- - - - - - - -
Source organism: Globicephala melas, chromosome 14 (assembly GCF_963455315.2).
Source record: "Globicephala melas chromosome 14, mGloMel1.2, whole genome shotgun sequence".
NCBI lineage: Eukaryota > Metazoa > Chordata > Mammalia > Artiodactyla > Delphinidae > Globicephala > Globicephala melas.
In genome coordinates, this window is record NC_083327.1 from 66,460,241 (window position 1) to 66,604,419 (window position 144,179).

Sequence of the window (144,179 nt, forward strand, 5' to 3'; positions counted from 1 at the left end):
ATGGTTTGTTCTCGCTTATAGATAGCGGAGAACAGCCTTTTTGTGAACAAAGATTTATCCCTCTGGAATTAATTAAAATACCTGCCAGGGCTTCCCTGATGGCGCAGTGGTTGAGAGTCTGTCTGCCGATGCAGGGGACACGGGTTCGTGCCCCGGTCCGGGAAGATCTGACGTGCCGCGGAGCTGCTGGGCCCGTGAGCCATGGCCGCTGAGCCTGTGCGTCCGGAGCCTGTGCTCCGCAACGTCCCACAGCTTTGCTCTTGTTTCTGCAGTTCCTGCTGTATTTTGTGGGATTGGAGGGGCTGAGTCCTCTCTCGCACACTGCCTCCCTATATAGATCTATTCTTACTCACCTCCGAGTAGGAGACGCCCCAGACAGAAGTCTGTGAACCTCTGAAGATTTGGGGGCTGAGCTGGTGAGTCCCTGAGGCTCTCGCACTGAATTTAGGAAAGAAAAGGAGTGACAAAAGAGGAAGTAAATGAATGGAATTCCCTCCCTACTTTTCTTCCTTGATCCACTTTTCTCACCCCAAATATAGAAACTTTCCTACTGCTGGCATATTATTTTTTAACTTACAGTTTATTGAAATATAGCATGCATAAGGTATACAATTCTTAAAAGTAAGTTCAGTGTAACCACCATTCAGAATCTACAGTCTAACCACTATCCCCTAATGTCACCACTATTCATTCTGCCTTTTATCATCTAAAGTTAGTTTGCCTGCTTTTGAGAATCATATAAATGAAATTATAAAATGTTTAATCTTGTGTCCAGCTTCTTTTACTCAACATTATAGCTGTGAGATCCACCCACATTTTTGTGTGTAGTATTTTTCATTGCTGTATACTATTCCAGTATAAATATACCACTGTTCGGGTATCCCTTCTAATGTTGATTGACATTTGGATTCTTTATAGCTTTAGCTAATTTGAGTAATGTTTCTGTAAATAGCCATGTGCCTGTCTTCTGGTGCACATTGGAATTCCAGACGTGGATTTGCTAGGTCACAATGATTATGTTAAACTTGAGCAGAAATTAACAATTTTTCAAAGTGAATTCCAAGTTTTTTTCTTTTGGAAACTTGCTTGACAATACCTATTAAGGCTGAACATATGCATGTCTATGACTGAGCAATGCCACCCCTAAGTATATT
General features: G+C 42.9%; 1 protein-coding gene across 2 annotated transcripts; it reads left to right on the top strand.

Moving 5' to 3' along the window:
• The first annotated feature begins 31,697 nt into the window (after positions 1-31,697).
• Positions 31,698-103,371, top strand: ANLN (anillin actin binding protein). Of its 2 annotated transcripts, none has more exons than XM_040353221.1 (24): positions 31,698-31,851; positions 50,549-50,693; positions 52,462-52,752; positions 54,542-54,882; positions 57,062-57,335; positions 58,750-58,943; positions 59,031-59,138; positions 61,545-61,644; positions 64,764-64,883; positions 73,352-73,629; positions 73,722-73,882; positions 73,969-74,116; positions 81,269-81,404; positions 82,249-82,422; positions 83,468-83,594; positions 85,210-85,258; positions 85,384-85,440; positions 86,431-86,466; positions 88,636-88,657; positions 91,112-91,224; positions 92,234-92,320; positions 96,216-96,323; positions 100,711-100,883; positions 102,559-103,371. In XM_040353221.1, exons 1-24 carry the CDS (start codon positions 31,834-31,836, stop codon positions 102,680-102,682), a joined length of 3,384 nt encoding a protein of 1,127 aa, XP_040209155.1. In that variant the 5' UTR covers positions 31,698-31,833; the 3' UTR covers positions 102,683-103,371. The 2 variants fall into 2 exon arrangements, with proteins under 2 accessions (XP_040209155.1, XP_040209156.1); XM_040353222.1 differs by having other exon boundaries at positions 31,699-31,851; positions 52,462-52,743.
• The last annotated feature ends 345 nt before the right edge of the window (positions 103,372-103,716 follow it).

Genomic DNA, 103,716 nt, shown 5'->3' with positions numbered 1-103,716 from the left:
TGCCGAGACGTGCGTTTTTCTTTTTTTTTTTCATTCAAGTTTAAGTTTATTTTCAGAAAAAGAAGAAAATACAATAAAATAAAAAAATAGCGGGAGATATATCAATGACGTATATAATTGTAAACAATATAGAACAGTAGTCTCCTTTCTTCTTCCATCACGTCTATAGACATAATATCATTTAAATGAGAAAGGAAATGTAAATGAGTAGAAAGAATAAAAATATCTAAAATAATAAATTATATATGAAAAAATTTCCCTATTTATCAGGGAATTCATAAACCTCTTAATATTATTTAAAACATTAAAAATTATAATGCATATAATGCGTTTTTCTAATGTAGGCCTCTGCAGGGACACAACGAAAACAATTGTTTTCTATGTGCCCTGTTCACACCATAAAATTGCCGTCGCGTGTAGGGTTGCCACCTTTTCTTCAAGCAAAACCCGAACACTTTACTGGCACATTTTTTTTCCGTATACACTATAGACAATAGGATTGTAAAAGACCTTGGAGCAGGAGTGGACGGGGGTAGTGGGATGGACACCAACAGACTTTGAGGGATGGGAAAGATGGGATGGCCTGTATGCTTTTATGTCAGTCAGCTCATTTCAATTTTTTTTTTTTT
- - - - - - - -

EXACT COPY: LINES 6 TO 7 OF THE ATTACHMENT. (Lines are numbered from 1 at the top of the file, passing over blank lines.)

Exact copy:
ATGGTTTGTTCTCGCTTATAGATAGCGGAGAACAGCCTTTTTGTGAACAAAGATTTATCCCTCTGGAATTAATTAAAATACCTGCCAGGGCTTCCCTGATGGCGCAGTGGTTGAGAGTCTGTCTGCCGATGCAGGGGACACGGGTTCGTGCCCCGGTCCGGGAAGATCTGACGTGCCGCGGAGCTGCTGGGCCCGTGAGCCATGGCCGCTGAGCCTGTGCGTCCGGAGCCTGTGCTCCGCAACGTCCCACAGCTTTGCTCTTGTTTCTGCAGTTCCTGCTGTATTTTGTGGGATTGGAGGGGCTGAGTCCTCTCTCGCACACTGCCTCCCTATATAGATCTATTCTTACTCACCTCCGAGTAGGAGACGCCCCAGACAGAAGTCTGTGAACCTCTGAAGATTTGGGGGCTGAGCTGGTGAGTCCCTGAGGCTCTCGCACTGAATTTAGGAAAGAAAAGGAGTGACAAAAGAGGAAGTAAATGAATGGAATTCCCTCCCTACTTTTCTTCCTTGATCCACTTTTCTCACCCCAAATATAGAAACTTTCCTACTGCTGGCATATTATTTTTTAACTTACAGTTTATTGAAATATAGCATGCATAAGGTATACAATTCTTAAAAGTAAGTTCAGTGTAACCACCATTCAGAATCTACAGTCTAACCACTATCCCCTAATGTCACCACTATTCATTCTGCCTTTTATCATCTAAAGTTAGTTTGCCTGCTTTTGAGAATCATATAAATGAAATTATAAAATGTTTAATCTTGTGTCCAGCTTCTTTTACTCAACATTATAGCTGTGAGATCCACCCACATTTTTGTGTGTAGTATTTTTCATTGCTGTATACTATTCCAGTATAAATATACCACTGTTCGGGTATCCCTTCTAATGTTGATTGACATTTGGATTCTTTATAGCTTTAGCTAATTTGAGTAATGTTTCTGTAAATAGCCATGTGCCTGTCTTCTGGTGCACATTGGAATTCCAGACGTGGATTTGCTAGGTCACAATGATTATGTTAAACTTGAGCAGAAATTAACAATTTTTCAAAGTGAATTCCAAGTTTTTTTCTTTTGGAAACTTGCTTGACAATACCTATTAAGGCTGAACATATGCATGTCTATGACTGAGCAATGCCACCCCTAAGTATATT
General features: G+C 42.9%; 1 protein-coding gene across 2 annotated transcripts; it reads left to right on the top strand.